OCT imaging of plant’s early infection

Grantham Scholar Ghada Sasi is using novel laser-based imaging techniques to detect early infection of crops.

Background to the project

Septoria tritici blotch STB (also known as yellow leaf spot) is a disease caused by fungus and one of the most devastating foliar diseases of wheat in the European Union (Fones and Gurr 2015) and causes major damage to the UK winter wheat (Shaw and Royle 2007). Hence, to maximise the survival of infected crops and to minimize the use of chemical treatment, and thus minimize the treatment’s environmental impact, one avenue is to detect the onset of infection as early as possible.

Objectives of the project

In order to detect early crops infection, we propose to use Optical Coherence Tomography (OCT) as a novel imaging tool to provide cross-sectional and three-dimensional non-invasive in vivo monitoring of plant microstructure in real-time. Using this technique, we hope to detect spores before the crop shows any visible signs of infection and learn more about the different infection stages. Once the technique passes the proof-of-concept stage, the goal is to evaluate its use in the field.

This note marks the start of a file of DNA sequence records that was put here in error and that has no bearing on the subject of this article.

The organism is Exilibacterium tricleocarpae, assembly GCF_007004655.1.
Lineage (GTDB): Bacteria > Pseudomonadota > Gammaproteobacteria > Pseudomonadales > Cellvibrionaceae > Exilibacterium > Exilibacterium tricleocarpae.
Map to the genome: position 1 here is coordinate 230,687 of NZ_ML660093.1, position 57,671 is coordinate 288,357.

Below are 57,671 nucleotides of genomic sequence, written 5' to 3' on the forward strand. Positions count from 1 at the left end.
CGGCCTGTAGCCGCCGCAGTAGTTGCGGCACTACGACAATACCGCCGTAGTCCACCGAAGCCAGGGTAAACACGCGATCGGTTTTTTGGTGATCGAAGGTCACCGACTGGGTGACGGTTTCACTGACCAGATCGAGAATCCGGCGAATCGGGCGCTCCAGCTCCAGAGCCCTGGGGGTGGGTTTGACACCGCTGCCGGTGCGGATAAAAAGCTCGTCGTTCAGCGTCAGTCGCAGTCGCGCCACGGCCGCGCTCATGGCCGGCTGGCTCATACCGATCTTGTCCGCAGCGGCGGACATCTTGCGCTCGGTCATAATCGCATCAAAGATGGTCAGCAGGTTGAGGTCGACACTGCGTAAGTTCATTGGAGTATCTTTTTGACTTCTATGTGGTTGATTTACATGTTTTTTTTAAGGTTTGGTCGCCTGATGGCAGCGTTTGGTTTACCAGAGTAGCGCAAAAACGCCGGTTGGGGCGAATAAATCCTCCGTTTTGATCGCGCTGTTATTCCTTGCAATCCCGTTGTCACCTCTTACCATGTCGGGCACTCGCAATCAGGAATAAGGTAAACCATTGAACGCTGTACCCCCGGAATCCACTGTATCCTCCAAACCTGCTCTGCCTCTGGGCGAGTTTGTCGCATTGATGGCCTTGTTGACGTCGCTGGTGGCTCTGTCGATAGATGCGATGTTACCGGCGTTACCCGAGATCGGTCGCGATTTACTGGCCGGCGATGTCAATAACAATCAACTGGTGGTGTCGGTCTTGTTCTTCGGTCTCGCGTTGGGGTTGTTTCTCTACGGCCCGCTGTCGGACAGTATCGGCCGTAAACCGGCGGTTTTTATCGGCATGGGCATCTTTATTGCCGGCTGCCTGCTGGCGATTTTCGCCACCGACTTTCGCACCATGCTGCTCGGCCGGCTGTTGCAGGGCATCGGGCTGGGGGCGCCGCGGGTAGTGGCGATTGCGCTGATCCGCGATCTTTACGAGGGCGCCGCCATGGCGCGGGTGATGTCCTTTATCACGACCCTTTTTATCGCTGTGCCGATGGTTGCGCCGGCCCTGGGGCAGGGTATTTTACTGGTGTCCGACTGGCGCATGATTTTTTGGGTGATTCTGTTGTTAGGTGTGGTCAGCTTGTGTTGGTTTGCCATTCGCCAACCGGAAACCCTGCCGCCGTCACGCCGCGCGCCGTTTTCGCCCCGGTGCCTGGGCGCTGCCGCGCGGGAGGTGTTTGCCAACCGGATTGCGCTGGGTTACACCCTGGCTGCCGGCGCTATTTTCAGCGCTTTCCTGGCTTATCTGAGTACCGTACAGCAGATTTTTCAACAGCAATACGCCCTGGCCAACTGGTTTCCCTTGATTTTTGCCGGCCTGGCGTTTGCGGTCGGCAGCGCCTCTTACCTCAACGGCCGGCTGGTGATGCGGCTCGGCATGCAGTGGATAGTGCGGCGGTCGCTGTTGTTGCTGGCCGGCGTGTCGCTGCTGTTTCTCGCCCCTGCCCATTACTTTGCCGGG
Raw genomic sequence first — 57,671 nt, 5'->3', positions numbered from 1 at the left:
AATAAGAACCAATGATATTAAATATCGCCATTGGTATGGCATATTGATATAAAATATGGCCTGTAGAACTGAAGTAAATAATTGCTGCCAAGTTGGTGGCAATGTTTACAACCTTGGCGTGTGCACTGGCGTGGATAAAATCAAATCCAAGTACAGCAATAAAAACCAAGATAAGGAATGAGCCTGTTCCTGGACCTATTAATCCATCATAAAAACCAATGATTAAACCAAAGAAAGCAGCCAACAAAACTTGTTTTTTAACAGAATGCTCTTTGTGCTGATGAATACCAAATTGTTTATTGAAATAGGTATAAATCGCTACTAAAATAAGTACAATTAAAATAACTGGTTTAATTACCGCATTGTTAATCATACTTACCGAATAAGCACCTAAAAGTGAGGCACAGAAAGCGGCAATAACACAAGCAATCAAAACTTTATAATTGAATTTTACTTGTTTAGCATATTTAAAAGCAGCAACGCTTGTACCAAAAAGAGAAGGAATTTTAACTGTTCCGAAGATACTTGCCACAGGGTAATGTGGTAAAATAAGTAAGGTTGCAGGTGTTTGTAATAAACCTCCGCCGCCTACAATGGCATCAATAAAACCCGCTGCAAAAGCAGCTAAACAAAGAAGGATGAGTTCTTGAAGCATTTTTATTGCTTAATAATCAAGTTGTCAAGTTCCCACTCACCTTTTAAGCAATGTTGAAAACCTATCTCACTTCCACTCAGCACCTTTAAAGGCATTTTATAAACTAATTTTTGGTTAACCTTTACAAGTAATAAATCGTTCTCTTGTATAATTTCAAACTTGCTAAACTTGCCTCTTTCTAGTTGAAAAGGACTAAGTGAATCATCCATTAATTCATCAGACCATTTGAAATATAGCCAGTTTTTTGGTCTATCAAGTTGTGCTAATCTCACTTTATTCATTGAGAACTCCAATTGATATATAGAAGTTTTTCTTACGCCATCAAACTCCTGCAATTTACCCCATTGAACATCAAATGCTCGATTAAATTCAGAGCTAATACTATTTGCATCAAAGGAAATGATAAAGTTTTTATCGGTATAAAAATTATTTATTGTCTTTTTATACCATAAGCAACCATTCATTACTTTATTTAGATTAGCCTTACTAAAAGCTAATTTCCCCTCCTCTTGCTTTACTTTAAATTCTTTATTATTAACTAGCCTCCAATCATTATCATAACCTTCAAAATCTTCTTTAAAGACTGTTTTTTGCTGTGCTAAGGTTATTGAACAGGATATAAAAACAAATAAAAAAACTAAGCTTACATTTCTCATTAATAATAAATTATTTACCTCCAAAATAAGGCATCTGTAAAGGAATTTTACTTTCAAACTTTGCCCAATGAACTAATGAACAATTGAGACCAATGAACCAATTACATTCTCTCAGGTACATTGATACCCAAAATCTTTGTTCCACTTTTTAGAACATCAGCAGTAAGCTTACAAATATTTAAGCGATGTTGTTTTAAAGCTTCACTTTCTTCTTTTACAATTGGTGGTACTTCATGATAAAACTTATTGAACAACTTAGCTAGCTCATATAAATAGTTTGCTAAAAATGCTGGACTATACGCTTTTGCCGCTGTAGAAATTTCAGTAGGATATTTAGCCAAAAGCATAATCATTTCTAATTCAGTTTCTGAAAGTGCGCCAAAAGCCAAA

Methodology of the project

In my PhD research, I am focusing on OCT as a useful tool to detect Septoria fungus (Septoria tritici blotch STB) that survives on wheat crops in early stages when the humidity is high (Damp and moist conditions are typical for the UK). The first step of the project is to acquire series of OCT images after infection and monitor the spreading of the fungus. This data, along with complementary confocal images will teach us about infection mechanisms.

The second step is to compare such infection time-lap with hyperspectral imaging, which is currently used to monitor crops’ health. Through such comparison, we can find what OCT resolution is required to equates the current imaging alternatives in detecting crop infection.

Fina Ghada Sasi on social media

You can find Ghada on LinkedIn.

Research groups

Ghada is part of Dr. Adrien Chauvet’s research group.



Professor Stephen Matcher

Department of Electronic and Electrical Engineering